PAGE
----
Here’s how it works: you can configure the watch so that the standard, Mercedes-style hour hand indicates local time or time in your current location, while the red or orange arrow hand points to the 24-hour bezel and displays the reference time (this could be GMT, your home time, or any other time zone that you choose). The date window at 3 o’clock can also be configured to show the date in the current local time zone.
How will I know if my Rolex Explorer is genuine?
Rolex watches are built to meet the highest quality standards. If you see any sign of a design flaw on the watch such as a misaligned marker or misspelled text, unfinished or crooked surfaces, or wrong engravings and markings, then the watch is most likely a counterfeit.
We always recommend doing research on your desired watch model to help you become familiar with its correct features, such as the type of hands, designs of the markers, and the text above 6 o’clock. The smallest details like these will help you in checking if the watch is indeed genuine.
While it’s always advisable to check for authenticity yourself, the best way to avoid counterfeit watches is to purchase a watch from a reputable and trusted dealer, such as SwissWatchExpo, who is able to provide a guarantee of authenticity on the watch.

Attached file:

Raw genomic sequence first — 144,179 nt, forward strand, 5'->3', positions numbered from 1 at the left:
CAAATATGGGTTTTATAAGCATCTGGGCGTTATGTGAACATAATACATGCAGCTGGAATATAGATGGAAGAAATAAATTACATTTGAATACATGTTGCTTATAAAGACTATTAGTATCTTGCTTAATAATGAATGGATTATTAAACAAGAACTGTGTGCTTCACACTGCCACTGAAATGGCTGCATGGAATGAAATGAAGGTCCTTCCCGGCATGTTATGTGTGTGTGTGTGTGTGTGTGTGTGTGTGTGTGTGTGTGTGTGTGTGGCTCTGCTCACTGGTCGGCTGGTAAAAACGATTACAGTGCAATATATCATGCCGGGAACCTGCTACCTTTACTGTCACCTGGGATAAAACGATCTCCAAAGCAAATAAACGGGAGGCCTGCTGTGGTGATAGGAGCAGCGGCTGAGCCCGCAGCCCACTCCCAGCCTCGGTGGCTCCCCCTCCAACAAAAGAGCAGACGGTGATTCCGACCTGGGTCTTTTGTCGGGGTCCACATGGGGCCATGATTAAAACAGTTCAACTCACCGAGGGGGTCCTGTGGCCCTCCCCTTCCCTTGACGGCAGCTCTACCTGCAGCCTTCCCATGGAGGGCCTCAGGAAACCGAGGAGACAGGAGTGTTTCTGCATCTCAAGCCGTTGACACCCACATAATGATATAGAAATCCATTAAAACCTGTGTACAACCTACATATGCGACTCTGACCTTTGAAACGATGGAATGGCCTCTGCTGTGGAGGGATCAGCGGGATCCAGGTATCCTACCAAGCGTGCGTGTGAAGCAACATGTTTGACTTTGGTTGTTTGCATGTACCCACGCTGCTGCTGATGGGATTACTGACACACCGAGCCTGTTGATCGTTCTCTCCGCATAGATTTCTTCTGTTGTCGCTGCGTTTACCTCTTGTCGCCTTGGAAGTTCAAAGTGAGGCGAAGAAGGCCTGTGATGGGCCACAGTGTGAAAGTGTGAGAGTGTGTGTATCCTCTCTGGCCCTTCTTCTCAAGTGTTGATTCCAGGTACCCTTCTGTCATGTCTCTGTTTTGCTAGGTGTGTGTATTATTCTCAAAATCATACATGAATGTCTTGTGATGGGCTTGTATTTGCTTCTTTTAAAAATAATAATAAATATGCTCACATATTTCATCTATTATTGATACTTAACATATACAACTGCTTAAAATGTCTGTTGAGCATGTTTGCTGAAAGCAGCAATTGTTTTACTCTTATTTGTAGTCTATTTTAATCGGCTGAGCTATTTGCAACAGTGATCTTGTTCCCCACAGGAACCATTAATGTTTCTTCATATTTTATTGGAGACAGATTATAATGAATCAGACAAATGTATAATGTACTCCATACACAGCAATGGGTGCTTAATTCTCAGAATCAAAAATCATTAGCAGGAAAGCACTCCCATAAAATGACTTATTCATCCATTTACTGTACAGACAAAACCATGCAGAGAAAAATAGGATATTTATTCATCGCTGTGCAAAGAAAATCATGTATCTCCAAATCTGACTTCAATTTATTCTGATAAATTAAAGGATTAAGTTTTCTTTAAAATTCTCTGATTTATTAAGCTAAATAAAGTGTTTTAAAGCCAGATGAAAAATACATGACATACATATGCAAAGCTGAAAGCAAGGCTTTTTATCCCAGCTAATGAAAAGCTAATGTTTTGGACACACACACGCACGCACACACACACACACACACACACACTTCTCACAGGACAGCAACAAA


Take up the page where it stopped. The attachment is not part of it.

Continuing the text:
Is the Rolex Explorer waterproof?
Rolex Explorer II models, both vintage and modern, are water resistant to a depth of 100 meters (330 feet), thanks to their Oyster case. It was not made specifically for diving, but they come with screw-down crowns and case backs, which protect the movement from moisture that can be encountered with daily use.
Has the Rolex Explorer II been discontinued?
The Rolex Explorer II remains in the Rolex catalog as of 2022, and was in fact updated in 2021 in time for its 50th anniversary. Previous models of the Explorer II, from the inaugural ref 1655 until the modern ref 216570 are available in the pre-owned market.
Rolex Explorer II – Final Thoughts
From being Rolex’s most niched tool watch, the Rolex Explorer II has become the no-frills sports watch that can be used for just about any occasion.
Because of its half-century history, you have many options when buying a Rolex Explorer II. You can go for the ref 1655 if you want a vintage version with patina, character, not to mention an illustrious history.
If you want the reliability of a modern watch but want a more modest size, the Explorer II models with 40mm cases would suit you best. For a sleek, contemporary watch with unparalleled accuracy and legibility, you have the six-digit references to choose from. The Rolex Explorer II makes for a reliable companion, whether you’re using it every day or when the peaks call you.
Explore our collection of Rolex Explorer II watches from SwissWatchExpo.com.